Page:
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We describe the evolution of double degenerate binary systems, consisting of components obeying the zero-temperature mass-radius relationship for white dwarf stars, from the onset of mass transfer to one of several possible outcomes, including merger, tidal disruption of the donor, or survival as a semidetached AM CVn system. We use a combination of analytic solutions and numerical integrations of the standard orbit-averaged first-order evolution equations, including direct-impact accretion and the evolution of the components due to mass exchange. We include also the effects of mass loss during supercritical (super-Eddington) mass transfer and the tidal and advective exchanges of angular momentum between the binary components. With the caveat that our formalism does not include an explicit treatment of common-envelope phases, our results suggest that a larger fraction of detached double white dwarfs survive the onset of mass transfer than has been hitherto assumed, even if this mass transfer is initially unstable and rises to super-Eddington levels. In addition, as a consequence of the tidal coupling, systems that come into contact near the mass transfer instability boundary undergo a phase of oscillation cycles in their orbital period (and other system parameters). Unless the donor star has a finite entropy such that the effective mass-radius relationship deviates significantly from that of a zero-temperature white dwarf, we expect our results to be valid. Much of the formalism developed here would also apply to other mass-transferring binaries, and in particular to cataclysmic variables and Algol systems. © 2007. The American Astronomical Society. All rights reserved.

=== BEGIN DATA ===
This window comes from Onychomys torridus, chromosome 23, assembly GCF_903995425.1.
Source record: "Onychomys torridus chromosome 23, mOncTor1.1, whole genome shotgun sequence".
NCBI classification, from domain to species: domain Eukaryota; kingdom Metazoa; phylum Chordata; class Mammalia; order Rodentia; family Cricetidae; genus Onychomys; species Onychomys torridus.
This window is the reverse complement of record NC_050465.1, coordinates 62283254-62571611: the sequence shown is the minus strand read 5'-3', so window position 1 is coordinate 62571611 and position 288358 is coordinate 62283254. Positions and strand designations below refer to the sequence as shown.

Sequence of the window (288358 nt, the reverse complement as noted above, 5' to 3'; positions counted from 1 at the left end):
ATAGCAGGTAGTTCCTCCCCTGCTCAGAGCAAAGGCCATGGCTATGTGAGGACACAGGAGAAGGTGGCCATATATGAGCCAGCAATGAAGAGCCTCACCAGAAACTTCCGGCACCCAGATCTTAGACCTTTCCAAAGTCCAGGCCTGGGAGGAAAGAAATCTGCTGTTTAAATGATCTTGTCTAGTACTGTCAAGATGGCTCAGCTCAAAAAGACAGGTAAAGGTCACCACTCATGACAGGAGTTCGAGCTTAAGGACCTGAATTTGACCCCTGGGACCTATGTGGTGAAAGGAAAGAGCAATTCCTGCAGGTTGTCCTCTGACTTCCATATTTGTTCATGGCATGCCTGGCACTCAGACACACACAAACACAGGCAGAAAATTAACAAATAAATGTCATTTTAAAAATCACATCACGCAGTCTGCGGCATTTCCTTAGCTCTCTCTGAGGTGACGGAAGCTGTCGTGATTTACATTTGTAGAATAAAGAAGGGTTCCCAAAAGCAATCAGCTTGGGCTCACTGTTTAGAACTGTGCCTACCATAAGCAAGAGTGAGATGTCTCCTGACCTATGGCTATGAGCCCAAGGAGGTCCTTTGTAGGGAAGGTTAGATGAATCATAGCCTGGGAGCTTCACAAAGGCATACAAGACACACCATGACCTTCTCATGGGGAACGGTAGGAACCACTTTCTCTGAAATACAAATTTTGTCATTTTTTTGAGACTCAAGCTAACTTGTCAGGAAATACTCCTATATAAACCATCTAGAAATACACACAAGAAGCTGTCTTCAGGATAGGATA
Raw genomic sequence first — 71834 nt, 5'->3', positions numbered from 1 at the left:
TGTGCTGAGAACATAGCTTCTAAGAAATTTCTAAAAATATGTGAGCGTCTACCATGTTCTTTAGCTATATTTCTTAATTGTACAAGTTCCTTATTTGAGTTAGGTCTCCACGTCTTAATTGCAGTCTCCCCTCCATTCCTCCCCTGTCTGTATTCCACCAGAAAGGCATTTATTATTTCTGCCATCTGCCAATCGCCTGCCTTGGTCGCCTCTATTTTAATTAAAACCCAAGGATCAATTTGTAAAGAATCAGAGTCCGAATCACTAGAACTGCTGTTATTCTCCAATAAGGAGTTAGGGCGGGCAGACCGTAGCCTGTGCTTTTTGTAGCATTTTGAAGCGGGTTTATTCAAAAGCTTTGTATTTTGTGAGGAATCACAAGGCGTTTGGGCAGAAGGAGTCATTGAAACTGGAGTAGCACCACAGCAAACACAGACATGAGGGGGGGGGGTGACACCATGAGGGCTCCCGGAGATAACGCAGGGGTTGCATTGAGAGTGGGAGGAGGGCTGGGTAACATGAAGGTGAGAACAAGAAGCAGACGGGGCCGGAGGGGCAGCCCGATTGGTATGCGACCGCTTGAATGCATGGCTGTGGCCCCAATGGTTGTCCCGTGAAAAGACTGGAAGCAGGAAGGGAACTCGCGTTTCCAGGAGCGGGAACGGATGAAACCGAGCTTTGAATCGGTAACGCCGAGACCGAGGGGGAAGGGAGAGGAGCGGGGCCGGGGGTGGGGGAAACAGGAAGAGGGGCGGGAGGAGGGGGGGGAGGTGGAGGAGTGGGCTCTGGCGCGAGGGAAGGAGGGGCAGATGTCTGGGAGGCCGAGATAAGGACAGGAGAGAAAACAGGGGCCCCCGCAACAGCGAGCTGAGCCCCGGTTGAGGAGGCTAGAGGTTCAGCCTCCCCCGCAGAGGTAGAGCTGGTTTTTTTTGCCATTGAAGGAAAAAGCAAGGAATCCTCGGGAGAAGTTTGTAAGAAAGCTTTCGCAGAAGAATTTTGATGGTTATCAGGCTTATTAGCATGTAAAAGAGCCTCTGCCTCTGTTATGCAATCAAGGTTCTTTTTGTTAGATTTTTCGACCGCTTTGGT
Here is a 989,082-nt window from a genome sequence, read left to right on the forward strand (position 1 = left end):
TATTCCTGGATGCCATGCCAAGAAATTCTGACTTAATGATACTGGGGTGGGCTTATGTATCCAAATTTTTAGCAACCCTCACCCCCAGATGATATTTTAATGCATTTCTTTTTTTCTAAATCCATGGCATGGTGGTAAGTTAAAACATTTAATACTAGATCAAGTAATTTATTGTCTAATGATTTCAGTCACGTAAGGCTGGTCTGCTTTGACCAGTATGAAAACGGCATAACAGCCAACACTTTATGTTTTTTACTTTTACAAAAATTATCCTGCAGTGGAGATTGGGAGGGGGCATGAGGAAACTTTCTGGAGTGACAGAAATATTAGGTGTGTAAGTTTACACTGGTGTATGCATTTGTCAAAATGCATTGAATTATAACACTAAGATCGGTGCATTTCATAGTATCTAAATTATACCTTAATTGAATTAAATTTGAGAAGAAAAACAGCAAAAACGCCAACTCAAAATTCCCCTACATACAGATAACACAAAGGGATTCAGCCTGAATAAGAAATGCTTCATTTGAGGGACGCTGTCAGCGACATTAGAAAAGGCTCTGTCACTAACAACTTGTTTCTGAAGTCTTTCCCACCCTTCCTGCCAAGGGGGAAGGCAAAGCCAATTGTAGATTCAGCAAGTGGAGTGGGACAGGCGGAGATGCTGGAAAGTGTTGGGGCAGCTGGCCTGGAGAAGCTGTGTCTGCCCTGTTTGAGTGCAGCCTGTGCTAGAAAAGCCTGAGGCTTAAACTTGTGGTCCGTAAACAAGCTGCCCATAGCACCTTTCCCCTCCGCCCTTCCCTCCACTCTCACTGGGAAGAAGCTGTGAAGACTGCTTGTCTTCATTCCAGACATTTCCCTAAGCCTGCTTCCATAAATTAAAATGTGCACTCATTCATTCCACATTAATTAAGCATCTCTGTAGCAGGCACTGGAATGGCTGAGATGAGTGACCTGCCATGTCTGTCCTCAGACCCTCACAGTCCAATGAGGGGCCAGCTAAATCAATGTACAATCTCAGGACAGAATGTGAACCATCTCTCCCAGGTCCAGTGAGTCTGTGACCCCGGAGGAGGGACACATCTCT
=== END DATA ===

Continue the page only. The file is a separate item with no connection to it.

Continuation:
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Astrophysical Journal

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